− | + | == Creating a Parallel Pool == | |

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− | == | ||

− | + | To start a parallel pool you can use the HPRC convenience function '''tamuprofile.parpool'''. It takes as argument a '''TAMUClustrerProperties''' object that specifies all the resources that are requested. | |

+ | For example: | ||

<pre> | <pre> | ||

− | + | mypool = tamuprofile.parpool(tp) | |

− | + | : | |

− | + | delete(mypool) | |

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</pre> | </pre> | ||

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This code starts a worker pool using the default cluster profile, with 4 additional workers. | This code starts a worker pool using the default cluster profile, with 4 additional workers. | ||

NOTE: only instructions within parfor and spmd blocks are executed on the workers. All other instructions are executed on the client. | NOTE: only instructions within parfor and spmd blocks are executed on the workers. All other instructions are executed on the client. | ||

− | NOTE: all variables declared inside the | + | NOTE: all variables declared inside the parpool block will be destroyed once the block is finished. |

− | + | ==== Alternative approach to create parallel pool ==== | |

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− | + | Matlab already provides functions to create parallel pools, namely: ''parcluster(<string clustername>)'' and ''parpool(<parcluster object>)''. You can use these functions as well, but it will be a more complicated to set all the properties correct ( we will not discuss how to do that here). To create a parallel pool using the basic Matlab functions, you can do the following: | |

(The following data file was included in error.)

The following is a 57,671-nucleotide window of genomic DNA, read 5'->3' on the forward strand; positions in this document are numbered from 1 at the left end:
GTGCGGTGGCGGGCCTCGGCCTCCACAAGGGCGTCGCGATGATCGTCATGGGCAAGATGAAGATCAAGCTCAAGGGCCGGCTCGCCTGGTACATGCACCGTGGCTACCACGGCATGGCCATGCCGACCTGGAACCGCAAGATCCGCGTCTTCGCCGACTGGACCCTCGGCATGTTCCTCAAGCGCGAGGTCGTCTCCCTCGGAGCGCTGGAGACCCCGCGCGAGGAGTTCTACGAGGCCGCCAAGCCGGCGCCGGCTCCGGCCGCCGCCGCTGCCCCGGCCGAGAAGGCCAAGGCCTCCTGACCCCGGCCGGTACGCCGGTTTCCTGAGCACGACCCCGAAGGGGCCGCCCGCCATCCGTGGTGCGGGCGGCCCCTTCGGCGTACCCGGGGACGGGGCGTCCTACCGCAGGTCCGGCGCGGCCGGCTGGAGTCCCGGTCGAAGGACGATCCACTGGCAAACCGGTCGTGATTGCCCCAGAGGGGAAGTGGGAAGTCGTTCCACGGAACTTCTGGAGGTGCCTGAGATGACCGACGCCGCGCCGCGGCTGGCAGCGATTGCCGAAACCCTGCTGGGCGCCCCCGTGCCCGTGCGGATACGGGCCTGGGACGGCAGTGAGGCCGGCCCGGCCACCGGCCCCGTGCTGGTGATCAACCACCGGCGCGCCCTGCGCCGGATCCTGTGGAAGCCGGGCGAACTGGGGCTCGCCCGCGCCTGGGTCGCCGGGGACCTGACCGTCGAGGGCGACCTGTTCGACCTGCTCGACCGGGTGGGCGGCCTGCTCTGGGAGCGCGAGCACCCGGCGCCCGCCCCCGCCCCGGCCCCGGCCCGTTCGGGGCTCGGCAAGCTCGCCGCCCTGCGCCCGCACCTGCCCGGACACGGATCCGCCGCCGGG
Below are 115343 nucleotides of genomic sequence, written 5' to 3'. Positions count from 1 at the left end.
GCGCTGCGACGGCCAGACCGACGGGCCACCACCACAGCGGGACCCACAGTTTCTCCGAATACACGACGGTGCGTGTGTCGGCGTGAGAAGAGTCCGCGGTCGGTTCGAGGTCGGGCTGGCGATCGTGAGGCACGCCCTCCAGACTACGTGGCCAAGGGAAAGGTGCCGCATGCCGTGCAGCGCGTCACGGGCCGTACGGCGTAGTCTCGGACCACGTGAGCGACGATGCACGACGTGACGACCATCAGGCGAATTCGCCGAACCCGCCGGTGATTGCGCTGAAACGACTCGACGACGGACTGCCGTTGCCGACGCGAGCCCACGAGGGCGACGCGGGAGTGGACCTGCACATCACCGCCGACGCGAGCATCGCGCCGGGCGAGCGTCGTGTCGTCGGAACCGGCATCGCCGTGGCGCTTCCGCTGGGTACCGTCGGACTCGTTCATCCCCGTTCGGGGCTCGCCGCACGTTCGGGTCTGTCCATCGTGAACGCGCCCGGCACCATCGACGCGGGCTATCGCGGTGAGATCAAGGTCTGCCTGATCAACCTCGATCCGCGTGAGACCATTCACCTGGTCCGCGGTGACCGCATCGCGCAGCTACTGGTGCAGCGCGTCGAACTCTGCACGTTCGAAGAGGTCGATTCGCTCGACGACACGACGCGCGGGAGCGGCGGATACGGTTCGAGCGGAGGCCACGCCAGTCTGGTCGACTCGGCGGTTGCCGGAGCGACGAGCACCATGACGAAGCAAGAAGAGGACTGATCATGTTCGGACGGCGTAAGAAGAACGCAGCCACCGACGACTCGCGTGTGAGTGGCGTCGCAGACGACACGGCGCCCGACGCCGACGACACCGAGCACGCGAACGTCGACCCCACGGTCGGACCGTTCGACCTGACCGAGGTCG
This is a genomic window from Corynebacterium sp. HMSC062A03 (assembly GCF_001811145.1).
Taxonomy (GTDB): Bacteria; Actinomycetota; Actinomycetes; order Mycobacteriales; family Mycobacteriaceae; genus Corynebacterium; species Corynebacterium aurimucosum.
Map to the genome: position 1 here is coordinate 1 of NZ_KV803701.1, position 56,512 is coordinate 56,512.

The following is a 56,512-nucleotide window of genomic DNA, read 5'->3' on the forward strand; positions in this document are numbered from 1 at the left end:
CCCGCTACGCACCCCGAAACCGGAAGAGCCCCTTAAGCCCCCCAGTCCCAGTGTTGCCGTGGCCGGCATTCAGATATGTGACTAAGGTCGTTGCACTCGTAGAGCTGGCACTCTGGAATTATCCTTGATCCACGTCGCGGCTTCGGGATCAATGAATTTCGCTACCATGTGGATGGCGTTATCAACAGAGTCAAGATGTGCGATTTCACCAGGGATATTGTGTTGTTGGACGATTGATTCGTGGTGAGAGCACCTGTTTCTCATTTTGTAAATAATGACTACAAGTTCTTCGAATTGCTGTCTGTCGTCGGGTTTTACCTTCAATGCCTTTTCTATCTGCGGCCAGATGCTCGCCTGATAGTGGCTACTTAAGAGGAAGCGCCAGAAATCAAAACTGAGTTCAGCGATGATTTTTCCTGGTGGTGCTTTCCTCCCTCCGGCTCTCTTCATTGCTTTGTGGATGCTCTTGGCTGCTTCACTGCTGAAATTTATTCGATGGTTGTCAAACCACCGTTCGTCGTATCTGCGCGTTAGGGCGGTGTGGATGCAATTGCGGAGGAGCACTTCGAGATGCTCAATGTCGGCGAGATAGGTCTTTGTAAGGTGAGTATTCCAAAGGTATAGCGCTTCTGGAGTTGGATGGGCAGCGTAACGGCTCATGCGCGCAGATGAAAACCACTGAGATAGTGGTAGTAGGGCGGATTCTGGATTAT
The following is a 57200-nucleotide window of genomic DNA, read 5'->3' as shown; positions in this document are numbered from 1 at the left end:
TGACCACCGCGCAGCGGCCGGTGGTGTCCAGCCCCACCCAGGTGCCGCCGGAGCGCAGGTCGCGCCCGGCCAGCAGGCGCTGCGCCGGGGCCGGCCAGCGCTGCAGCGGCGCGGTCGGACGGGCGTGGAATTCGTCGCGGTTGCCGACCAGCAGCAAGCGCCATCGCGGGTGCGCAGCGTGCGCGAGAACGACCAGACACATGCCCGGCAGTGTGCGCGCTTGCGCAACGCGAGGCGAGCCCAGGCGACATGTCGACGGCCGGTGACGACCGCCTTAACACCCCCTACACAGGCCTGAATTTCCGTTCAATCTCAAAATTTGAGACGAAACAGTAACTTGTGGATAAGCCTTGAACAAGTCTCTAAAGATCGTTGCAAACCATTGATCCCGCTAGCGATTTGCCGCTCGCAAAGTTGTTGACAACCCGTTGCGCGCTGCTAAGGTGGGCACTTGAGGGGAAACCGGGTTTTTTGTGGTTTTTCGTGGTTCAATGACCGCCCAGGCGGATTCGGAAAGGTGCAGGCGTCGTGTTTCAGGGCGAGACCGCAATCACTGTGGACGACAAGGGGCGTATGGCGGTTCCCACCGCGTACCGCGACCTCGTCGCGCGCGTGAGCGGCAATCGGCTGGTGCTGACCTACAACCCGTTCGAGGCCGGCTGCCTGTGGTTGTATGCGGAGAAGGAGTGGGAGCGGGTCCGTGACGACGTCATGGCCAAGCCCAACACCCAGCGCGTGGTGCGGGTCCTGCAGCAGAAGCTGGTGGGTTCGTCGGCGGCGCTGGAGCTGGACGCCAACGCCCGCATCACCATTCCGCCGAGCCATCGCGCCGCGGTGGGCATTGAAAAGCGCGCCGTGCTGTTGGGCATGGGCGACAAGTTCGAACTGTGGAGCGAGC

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<pre> | <pre> | ||

− | + | cp = parcluster('TAMU2020b') | |

− | + | % add code to set the number of workers manually. There is no uniform way to do this and might depend on the type of cluster profile and the batch scheduler (e.g. Slurm) | |

− | + | mypool = parpool(cp); | |

− | + | ; | |

− | + | delete(mypool) | |

</pre> | </pre> | ||

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− | + | For convenience, TAMU HPRC also provides a convenience function to return a fully populated ''parcluster'' object that can be passed into a Matlab ''parpool'' function. See below for an example that creates a pool with 4 workers: | |

<pre> | <pre> | ||

− | + | tp = TAMUClusterProperties(); | |

− | + | tp.workers(4); | |

− | + | cp = tamuprofile.parcluster(); | |

− | + | mypool = parpool(cp) | |

− | + | : | |

− | + | delete(mypool) | |

</pre> | </pre> | ||

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− | + | <!-- | |

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− | + | == Using GPU == | |

− | Using GPU | ||